Transitioning to Lean Manufacturing? Benchmark Your Progress


Having spent the last twenty years helping companies make the transition to “Lean”, we’ve seen a wide range of methodologies, and a similar wide range of results. The purpose of this article is to provide you with a benchmark and a methodology with which you can compare your own results with those of world class organizations.

An effective lean transition generates almost immediate global bottom-line results.

Within 9-12 months you should expect:

* Cash Generation via permanent inventory reduction of 20-40% of total inventory $’s (typically millions of dollars)

* Lead Time Reduction of 40 – 60% of overall lead times.

* Delivery Performance: Near Perfect 98% +

* Quality, Productivity, Profitability: Quantum tangible improvements

* Internal Facilitators Trained & Process Documented

* A Continuous Improvement Process, Procedure, and Culture Firmly in Place

* Natural Work Teams formed, goals established, progress tracked

The critical point is that an effective “lean” transition produces significant GLOBAL results, not just “pockets” of performance. We speak with companies all the time. They tell us “we’re already doing a lean transition”. Yet, when we ask them what kind of results they’ve gotten, this is the sort of response we get:

* Pockets of Excellence: “We’ve had outstanding results in the xyz area”. However, when you probe a little further you find that the effect to date on the entire company bottom line is undetectable.

* Unfocused Training: “We’ve put all 400 of our people through two weeks of lean training. Our in-house ‘trainers’ have all been through extensive coursework and are now lean certified.”

Ask the same question: What’s the impact been on the total company bottom line? Dead silence.

* “Study” In Place of Action: “We’ve documented all of our processes. We’ve flow charted. We’ve Value Stream Mapped. We’ve done standard-work studies. We now have an entire 3-ring notebook full of data.” What’s the impact been on overall company well-being? Virtually no change.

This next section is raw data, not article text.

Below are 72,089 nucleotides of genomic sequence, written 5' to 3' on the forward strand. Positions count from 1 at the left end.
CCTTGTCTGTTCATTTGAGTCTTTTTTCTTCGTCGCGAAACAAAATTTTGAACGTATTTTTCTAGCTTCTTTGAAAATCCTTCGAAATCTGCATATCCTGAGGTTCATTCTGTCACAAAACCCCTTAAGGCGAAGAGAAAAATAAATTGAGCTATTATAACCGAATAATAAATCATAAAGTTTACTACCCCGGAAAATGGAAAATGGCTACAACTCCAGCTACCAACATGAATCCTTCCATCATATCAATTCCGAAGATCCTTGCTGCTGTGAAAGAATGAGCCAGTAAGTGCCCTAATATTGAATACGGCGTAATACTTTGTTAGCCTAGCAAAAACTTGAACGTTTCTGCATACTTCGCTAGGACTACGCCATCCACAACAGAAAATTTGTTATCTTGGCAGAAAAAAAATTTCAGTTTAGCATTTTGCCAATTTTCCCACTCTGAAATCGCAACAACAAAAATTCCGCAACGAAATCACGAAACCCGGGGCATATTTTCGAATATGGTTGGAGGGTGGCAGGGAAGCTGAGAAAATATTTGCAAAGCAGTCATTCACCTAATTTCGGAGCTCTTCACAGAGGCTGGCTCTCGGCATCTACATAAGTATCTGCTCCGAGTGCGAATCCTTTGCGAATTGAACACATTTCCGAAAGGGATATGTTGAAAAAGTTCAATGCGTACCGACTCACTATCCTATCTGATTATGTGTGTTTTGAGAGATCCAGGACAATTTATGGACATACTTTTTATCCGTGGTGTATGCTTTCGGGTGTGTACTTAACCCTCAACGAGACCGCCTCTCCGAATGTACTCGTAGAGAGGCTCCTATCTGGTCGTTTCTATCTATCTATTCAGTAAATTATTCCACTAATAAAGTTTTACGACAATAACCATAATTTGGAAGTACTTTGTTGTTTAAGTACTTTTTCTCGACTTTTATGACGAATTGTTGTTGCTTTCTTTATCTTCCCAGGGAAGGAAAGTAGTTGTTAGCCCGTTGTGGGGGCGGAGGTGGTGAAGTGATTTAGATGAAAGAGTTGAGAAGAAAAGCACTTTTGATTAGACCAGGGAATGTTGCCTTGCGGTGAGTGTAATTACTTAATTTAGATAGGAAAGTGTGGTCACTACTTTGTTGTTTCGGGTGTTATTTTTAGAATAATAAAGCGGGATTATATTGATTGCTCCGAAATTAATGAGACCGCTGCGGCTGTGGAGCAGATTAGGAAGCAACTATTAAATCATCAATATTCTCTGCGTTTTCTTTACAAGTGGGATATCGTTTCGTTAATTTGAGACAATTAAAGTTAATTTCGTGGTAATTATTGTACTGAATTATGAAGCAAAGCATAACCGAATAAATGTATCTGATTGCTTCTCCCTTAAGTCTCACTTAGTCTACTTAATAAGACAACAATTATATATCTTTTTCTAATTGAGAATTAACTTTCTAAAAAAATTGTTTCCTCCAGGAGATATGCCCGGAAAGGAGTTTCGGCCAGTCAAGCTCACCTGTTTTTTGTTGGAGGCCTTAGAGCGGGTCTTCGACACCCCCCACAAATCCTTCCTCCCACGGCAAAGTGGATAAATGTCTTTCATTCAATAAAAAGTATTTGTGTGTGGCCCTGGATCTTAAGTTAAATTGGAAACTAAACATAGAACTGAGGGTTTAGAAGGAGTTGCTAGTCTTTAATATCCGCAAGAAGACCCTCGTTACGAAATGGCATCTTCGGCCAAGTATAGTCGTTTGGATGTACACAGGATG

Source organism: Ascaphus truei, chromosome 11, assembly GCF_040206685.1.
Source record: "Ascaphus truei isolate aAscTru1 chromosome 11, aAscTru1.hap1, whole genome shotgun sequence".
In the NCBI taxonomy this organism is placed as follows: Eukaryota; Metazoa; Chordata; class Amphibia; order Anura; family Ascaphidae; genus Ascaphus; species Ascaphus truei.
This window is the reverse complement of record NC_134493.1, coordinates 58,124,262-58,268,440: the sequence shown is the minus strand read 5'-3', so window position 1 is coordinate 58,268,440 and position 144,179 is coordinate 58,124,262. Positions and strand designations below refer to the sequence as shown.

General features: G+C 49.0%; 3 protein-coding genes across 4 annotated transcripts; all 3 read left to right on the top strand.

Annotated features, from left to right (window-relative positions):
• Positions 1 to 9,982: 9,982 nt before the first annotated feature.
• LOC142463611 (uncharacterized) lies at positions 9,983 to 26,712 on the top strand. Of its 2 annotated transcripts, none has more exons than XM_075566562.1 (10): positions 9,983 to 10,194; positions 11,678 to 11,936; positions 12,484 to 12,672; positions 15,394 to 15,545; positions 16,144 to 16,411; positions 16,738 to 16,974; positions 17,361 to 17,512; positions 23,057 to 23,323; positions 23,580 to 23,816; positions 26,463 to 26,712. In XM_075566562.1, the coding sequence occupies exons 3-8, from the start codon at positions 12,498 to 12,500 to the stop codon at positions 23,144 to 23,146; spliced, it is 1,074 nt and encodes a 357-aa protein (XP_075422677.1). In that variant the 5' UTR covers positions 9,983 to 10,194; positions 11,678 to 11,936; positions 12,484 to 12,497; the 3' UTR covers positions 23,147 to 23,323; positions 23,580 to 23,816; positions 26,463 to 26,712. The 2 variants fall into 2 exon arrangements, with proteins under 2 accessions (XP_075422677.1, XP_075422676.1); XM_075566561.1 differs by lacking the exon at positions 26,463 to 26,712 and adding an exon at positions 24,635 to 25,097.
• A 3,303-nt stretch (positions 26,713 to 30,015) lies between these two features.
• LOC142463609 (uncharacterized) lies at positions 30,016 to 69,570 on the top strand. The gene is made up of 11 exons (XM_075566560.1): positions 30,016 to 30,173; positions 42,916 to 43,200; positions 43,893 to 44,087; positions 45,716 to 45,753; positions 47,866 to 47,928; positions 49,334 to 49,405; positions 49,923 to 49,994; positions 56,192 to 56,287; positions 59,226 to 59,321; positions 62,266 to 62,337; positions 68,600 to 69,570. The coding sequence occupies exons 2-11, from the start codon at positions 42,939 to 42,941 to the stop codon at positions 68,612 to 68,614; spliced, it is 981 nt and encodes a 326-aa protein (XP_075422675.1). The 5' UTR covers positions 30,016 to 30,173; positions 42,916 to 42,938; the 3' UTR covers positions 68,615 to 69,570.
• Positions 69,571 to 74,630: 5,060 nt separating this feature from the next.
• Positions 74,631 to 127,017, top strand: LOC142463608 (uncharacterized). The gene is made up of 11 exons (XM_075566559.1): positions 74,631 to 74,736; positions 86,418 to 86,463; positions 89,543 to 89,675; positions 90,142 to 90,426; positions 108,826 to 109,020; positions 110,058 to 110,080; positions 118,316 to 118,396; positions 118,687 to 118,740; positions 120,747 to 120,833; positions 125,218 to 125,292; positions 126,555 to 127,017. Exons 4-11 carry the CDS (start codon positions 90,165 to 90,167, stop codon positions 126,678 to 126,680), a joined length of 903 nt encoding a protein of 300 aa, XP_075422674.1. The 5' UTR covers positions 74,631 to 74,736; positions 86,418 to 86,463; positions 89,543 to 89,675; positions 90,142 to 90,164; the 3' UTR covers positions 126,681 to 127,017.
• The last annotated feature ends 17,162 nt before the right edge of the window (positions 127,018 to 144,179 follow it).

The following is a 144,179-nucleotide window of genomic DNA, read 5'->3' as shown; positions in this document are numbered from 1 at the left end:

* Solutions Looking for a Problem: “We’ve 5-S’ed six different areas. We’ve got teams in place. We’ve done a multitude of kaizen blitzes. …”. Lots of activity. No direction. Result? Minimal impact on the bottom line.

If your Lean or Six Sigma transition process is producing lots of “activity” with little bottom line substance, it may be time for a new direction. A lean transformation process that rapidly generates mega results requires not just top management “support” but top management understanding and commitment as well. It also requires a simple control mechanism that allows top level executives to monitor, support, and control the process.

The most effective way to do this is to require that top management establish a commitment to corporate level tangible, measurable results. This typically involves setting mid-range (12-18 month) quantified end objectives, as well as agreeing on the targeted rate of progress, i.e. goal curves.

Progress against these goals must be continuously monitored. This is done through formal monthly top management reviews. Cause and Corrective action are required whenever the goals are not being met. People must be held accountable. Measurement and reward systems will also likely need to be adjusted.

If this sounds a lot like management 101, it is! Is it easy? No. Can it be done? Absolutely! The critical difference between a world class lean transition approach, and most traditional methods is this:

BUSINESS GOALS drive the process!

Tasks are performed, classes are held, techniques are applied, blitzes are targeted, etc. so as to accomplish the goals. The tangible objectives desired by top management are achieved by applying the lean tool-set as and when needed. Kanbans, 5S, TPM, SMED, Six Sigma Events, Area Blitzes, etc. are a means to this end. They are NOT an end in and of themselves. Do not allow your lean transition process to lose focus on this critical point.

Now is the time to “lean” your lean-transition process.

Source by Jack Harrison

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